Breitenbrunn Christmas Market 2015 — William Singing

Declan on his last day.

Kindergarten St. Marien was a dream come true for are little Declan. He spoke about going for months before his first day. He couldn’t wait to play with friends and wear his new Star Wars hausschuhe. The first few weeks went great and then the communication barrier with friends set in. He wanted nothing more than to talk to his friends (if you know Declan, he loves to talk) but, it was challenging for him. Yet, his teachers and the school took the time and had the patients to make Declan feel comfortable. He eventually began to understand and speak small sentences in German. I just wish he had more time because he was so close to becoming bilingual.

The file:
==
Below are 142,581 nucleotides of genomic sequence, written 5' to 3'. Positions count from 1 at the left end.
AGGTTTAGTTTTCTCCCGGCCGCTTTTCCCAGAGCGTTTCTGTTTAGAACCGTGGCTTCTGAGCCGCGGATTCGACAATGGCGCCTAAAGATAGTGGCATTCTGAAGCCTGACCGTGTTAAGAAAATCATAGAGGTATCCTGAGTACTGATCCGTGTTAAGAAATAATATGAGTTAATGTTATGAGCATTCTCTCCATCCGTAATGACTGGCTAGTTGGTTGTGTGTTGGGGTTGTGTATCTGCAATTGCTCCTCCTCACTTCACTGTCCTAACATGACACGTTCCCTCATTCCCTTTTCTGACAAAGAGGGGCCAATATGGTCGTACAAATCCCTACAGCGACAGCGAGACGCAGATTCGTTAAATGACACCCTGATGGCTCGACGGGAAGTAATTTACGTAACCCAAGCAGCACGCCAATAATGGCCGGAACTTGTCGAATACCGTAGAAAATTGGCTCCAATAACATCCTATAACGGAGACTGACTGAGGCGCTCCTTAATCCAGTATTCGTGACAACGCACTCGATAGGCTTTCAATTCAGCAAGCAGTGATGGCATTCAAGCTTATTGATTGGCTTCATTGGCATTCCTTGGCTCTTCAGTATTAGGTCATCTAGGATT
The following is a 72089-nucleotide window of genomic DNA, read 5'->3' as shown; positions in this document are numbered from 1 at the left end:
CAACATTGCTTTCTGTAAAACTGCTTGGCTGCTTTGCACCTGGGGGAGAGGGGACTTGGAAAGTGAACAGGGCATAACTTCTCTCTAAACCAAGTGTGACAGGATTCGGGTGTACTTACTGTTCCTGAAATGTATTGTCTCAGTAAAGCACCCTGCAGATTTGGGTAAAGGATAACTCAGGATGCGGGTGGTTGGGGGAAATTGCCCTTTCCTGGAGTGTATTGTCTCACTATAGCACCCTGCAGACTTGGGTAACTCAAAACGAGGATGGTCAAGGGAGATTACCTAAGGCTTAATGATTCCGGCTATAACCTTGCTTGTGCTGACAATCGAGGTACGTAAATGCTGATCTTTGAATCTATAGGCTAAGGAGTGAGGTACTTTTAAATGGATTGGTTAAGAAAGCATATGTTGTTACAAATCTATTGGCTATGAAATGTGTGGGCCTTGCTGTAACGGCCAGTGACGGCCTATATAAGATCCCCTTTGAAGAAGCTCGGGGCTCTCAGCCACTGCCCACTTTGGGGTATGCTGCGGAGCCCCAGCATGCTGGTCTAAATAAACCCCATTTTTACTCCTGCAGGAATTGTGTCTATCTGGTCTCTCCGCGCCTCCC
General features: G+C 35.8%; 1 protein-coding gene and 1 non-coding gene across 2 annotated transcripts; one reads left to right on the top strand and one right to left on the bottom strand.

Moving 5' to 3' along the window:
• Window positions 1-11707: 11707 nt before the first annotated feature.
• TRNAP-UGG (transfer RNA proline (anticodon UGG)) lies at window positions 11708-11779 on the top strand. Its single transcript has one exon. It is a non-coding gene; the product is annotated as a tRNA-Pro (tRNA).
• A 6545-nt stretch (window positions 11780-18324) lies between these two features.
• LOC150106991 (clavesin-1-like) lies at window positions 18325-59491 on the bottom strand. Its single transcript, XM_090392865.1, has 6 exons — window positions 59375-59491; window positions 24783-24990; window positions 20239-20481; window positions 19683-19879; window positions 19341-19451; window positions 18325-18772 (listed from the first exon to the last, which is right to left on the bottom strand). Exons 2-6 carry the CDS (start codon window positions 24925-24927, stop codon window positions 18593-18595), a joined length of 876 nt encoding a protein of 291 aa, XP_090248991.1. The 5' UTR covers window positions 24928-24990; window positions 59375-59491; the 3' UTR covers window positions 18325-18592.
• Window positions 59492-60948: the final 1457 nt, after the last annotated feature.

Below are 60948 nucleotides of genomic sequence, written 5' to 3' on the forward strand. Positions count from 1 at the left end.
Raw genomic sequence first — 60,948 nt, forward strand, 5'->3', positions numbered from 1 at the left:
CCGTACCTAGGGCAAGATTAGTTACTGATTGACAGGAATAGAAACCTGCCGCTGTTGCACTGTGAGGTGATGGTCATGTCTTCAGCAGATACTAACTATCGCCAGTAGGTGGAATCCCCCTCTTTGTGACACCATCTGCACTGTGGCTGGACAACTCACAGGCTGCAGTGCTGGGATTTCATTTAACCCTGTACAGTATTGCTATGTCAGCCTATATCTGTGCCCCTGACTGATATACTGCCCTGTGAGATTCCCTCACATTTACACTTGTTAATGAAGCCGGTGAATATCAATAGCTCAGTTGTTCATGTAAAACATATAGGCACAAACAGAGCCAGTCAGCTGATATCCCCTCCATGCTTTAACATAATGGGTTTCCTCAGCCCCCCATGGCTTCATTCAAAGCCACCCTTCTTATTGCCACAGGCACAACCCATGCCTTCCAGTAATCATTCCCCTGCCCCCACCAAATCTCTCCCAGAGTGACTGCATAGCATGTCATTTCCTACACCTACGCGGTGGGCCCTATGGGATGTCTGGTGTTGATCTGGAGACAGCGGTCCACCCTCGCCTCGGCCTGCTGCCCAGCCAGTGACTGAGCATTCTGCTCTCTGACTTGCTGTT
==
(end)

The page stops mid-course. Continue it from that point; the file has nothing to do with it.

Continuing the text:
Declan fell in love with his teacher. He said she was the best at writing notes and singing songs. She taught him to “play” the guitar and sing so many songs in German. The Kindergarten opened Declan’s love of music. Every day, they would close the day by standing in a circle holding hands and singing a song. He had a music book that they would add songs too as the year went on. On the days they had Gymnasium, the kids would walk to the fire house and play in the gym. Declan had Naturepur (Forest Day) once a week on Tuesday afternoons. Although, he sometimes dreaded all the walking, he made the most special items from the things he found in the woods. He made a “Mommy & Declan” hanging acorn decoration that I cherish with all my heart.

Declan with his handmade lantern for the St. Martins Parade.